BUENOS AIRES (Reuters) - Carlos Berlocq upset world number 13 Gilles Simon 6-4 5-7 6-4 6-4 to hand Argentina a surprise 3-2 victory over France in their Davis Cup quarter-final on Sunday.
Argentina captain Martin Jaite’s team went through to a semi-final away to holders Czech Republic, the nation that beat them in Buenos Aires at the same stage last year.
“It’s definitely the best result of my career,” Berlocq said.
World number eight Jo-Wilfried Tsonga had earlier bamboozled Juan Monaco 6-3 6-3 6-0 to bring France level at 2-2 and take the tie into the final rubber at Parque Roca.
“We knew victory was possible after Tsonga’s great match… He didn’t allow Monaco to express himself,” France captain Arnaud Clement told the post-match news conference.
“(But) we have to be realistic about what happened this weekend. Argentina had a very well prepared team,” he said.
“I‘m disappointed, the players are disappointed and so are the whole team staff.”
The 30-year-old journeyman Berlocq became an unlikely hero for Argentina in the absence of top 10 player Juan Martin del Potro.
Having given Tsonga a run for his money in a five-set defeat in Friday’s opening singles, Berlocq made a mockery of the rankings as he took the first and third sets before running up a 5-2 lead in the fourth.
Simon put up some dogged resistance at the end, saving five match points total including a break of service before Berlocq clinched it on the sixth for Argentina’s first win over France in six meetings.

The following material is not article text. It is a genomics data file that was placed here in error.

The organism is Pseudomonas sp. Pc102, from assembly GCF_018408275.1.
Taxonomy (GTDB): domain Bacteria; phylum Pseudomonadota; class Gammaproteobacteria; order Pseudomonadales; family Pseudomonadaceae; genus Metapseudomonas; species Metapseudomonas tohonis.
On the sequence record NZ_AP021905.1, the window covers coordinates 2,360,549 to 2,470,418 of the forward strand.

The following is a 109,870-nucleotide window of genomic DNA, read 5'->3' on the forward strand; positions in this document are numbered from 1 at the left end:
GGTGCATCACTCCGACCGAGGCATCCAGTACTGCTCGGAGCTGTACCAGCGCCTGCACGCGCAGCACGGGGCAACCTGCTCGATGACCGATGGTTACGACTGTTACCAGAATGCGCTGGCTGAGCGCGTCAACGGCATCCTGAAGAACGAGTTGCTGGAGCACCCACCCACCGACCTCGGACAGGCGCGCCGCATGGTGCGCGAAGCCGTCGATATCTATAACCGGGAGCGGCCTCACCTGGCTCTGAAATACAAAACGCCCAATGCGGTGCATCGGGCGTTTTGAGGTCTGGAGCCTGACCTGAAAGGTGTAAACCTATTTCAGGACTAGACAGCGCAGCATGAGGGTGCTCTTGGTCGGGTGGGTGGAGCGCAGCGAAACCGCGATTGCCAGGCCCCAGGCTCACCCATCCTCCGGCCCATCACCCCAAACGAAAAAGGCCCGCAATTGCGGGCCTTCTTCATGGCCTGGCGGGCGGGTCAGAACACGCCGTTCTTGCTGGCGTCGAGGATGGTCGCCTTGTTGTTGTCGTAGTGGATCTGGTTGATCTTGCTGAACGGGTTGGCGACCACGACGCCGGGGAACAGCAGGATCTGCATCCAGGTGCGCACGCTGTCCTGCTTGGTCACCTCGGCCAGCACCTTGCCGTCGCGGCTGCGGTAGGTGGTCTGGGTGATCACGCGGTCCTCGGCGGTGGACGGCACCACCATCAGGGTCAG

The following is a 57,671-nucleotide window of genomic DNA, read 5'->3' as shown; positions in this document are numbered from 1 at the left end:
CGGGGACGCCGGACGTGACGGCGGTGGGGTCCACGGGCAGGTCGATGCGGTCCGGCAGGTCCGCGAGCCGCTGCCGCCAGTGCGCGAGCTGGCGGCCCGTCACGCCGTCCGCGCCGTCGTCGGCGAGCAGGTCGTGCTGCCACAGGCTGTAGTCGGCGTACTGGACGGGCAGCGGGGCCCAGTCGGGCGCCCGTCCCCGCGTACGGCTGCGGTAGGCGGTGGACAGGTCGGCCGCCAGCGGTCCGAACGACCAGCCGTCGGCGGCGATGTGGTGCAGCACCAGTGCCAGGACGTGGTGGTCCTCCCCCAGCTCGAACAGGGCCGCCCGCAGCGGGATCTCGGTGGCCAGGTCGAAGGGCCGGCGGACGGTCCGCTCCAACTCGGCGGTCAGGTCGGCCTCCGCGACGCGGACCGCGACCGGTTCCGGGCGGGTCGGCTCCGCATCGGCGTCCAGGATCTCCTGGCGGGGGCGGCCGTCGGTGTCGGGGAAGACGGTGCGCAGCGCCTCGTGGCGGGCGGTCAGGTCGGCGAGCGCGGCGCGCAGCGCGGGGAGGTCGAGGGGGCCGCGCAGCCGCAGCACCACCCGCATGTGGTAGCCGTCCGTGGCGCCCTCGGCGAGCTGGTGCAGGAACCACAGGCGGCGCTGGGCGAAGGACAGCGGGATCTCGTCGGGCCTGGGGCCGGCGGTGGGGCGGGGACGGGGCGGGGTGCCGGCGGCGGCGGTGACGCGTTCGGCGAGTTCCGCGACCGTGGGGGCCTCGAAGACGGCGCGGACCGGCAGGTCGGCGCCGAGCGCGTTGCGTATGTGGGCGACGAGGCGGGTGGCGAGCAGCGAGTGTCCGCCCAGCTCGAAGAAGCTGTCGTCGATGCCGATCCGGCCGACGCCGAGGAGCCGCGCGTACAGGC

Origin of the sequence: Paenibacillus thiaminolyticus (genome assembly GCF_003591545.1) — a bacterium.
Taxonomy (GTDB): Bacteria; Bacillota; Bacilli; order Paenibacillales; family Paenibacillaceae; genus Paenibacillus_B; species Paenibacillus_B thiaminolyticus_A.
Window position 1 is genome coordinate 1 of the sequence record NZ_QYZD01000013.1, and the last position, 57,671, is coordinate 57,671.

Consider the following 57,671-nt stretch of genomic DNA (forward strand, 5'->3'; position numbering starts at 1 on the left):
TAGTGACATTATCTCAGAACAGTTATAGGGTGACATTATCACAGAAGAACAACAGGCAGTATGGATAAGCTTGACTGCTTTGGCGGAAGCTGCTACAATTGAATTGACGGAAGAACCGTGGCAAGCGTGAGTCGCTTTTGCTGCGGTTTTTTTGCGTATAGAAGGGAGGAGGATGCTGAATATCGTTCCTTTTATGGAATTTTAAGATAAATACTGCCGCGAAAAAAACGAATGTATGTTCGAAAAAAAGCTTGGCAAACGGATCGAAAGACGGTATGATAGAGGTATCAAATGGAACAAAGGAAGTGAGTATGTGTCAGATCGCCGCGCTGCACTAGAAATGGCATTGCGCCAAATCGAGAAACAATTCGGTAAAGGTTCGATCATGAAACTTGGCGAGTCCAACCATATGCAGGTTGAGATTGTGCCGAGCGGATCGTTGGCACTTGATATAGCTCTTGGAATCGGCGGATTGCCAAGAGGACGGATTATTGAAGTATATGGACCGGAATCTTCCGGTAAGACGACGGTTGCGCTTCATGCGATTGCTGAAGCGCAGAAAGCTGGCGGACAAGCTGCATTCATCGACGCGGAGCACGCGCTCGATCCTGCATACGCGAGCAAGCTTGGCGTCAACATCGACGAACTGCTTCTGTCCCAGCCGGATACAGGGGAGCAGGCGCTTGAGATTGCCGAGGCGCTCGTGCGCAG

“It was very hard, I had an adversary who was playing well and a crowd that didn’t let up during four hours,” Simon said referring to Argentina’s passionate supporters.
“Argentina is lucky to have some of the best supporters in the world… The players can use the crowd (to lift them) when they’re tired.”
Tsonga was too good for Monaco, who had surprised with his win over Gilles Simon in Friday’s second singles after a dismal start to the season.
Breaking Monaco in the Argentine’s first service game was enough for Tsonga to cruise to the first set and two more breaks gave him the second after fine shot placing and positioning at the baseline before a superb lob to seal it.
The deciding set turned into a nightmare for Monaco, who failed to take a point in the opening three games and only one in the next as Tsonga broke him almost at will.
Editing by Mark Meadows and Gene Cherry